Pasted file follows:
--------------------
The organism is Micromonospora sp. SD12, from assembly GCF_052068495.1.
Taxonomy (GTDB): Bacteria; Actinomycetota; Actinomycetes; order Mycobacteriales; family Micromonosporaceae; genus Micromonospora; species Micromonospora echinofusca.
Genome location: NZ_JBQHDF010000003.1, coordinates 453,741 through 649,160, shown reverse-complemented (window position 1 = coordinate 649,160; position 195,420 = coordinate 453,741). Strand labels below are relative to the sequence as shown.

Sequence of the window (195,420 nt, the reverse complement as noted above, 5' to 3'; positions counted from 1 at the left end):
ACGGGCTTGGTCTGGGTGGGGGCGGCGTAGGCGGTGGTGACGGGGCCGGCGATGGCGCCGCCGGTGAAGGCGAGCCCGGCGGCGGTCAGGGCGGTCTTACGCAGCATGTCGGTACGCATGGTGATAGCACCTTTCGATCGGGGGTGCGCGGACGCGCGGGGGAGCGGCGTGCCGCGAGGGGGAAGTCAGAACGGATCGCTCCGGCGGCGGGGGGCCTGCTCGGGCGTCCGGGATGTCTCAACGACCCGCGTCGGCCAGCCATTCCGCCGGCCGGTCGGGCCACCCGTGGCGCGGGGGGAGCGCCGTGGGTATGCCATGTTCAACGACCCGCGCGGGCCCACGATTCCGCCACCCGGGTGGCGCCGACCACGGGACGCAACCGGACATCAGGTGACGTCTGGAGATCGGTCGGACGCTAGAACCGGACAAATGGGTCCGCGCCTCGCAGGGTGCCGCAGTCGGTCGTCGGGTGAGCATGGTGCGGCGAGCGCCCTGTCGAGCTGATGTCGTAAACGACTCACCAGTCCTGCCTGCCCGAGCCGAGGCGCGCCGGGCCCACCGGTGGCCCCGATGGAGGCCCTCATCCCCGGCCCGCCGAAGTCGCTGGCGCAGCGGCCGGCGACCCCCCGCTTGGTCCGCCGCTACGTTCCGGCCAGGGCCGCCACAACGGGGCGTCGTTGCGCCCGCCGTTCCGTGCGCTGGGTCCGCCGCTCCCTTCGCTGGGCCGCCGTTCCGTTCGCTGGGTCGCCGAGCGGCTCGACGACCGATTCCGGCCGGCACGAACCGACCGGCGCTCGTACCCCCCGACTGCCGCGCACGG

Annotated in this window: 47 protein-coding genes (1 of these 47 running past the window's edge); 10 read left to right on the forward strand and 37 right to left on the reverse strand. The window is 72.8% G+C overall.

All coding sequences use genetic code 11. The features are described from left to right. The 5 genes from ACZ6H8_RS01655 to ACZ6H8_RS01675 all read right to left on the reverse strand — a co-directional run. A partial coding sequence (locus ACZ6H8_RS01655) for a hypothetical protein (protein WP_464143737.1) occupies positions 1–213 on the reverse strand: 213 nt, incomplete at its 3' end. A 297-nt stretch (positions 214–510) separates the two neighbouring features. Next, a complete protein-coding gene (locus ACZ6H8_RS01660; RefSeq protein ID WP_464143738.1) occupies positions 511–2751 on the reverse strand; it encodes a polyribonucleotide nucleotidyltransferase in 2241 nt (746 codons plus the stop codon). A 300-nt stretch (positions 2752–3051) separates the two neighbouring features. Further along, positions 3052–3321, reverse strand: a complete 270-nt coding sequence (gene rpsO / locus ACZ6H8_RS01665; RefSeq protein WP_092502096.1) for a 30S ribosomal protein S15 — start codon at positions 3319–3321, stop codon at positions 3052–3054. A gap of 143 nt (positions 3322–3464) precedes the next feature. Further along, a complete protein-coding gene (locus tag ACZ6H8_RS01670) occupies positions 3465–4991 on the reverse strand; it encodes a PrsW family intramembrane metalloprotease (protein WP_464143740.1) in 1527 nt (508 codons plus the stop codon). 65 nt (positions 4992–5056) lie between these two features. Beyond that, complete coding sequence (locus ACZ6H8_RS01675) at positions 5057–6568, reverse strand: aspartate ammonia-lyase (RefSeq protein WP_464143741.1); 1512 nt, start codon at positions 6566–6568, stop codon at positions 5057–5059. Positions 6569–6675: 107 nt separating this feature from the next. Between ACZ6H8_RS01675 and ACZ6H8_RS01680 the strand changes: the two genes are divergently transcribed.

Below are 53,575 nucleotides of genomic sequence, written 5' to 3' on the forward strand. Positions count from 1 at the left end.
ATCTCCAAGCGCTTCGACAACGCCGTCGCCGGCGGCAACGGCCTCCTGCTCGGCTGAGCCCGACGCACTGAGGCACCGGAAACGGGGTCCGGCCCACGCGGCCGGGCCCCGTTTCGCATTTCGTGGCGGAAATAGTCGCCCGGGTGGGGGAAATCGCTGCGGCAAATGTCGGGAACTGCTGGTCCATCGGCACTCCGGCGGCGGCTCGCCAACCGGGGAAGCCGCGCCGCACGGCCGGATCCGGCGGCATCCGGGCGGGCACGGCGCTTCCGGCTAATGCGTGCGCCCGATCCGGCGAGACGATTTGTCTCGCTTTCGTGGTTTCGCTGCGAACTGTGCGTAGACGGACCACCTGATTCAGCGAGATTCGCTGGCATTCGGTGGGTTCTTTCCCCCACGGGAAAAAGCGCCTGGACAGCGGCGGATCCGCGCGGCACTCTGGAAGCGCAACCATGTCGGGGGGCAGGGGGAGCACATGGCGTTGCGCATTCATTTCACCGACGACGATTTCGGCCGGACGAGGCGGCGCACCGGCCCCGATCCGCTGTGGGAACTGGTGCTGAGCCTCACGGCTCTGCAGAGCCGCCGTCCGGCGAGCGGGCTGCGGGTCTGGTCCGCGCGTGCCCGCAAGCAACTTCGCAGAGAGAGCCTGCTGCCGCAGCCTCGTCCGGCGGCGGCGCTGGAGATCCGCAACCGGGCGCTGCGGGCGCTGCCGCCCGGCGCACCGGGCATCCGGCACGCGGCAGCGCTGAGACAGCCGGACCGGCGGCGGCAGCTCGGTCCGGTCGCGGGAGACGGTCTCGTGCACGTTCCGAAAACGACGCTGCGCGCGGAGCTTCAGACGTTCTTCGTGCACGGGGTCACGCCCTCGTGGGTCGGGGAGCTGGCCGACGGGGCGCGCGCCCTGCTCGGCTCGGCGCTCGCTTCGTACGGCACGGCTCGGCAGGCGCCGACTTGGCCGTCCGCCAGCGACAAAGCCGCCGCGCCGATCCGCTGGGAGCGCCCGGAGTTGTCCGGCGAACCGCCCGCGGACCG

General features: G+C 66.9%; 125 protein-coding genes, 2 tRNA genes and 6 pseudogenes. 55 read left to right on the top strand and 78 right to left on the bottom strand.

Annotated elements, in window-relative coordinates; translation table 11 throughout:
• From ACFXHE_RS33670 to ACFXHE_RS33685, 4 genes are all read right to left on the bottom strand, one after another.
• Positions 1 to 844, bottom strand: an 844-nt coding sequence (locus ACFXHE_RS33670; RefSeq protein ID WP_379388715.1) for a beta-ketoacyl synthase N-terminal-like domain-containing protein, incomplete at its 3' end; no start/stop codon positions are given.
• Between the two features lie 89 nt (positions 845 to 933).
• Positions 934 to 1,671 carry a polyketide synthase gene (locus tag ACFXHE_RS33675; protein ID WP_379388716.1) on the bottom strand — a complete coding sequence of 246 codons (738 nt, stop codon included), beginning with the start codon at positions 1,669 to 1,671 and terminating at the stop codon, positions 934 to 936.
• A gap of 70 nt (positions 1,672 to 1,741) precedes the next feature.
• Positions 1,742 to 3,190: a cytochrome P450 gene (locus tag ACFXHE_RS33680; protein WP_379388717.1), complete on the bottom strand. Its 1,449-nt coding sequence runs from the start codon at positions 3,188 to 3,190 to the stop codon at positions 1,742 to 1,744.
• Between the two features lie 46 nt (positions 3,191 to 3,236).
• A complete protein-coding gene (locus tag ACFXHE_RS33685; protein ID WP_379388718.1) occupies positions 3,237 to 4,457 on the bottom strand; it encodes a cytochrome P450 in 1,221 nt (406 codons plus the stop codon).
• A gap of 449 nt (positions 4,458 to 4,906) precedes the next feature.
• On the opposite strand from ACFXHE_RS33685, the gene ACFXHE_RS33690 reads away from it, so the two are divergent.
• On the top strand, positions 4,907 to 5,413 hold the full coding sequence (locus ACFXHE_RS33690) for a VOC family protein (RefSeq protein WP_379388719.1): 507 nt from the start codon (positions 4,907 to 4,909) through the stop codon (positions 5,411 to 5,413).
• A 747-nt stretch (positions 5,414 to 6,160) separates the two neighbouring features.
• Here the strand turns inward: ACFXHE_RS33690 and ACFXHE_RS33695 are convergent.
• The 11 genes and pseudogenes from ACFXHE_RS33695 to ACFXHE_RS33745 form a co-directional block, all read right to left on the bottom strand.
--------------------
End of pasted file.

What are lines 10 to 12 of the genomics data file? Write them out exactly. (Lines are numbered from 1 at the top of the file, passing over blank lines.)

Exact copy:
General features: G+C 66.9%; 125 protein-coding genes, 2 tRNA genes and 6 pseudogenes. 55 read left to right on the top strand and 78 right to left on the bottom strand.

Annotated elements, in window-relative coordinates; translation table 11 throughout:
• From ACFXHE_RS33670 to ACFXHE_RS33685, 4 genes are all read right to left on the bottom strand, one after another.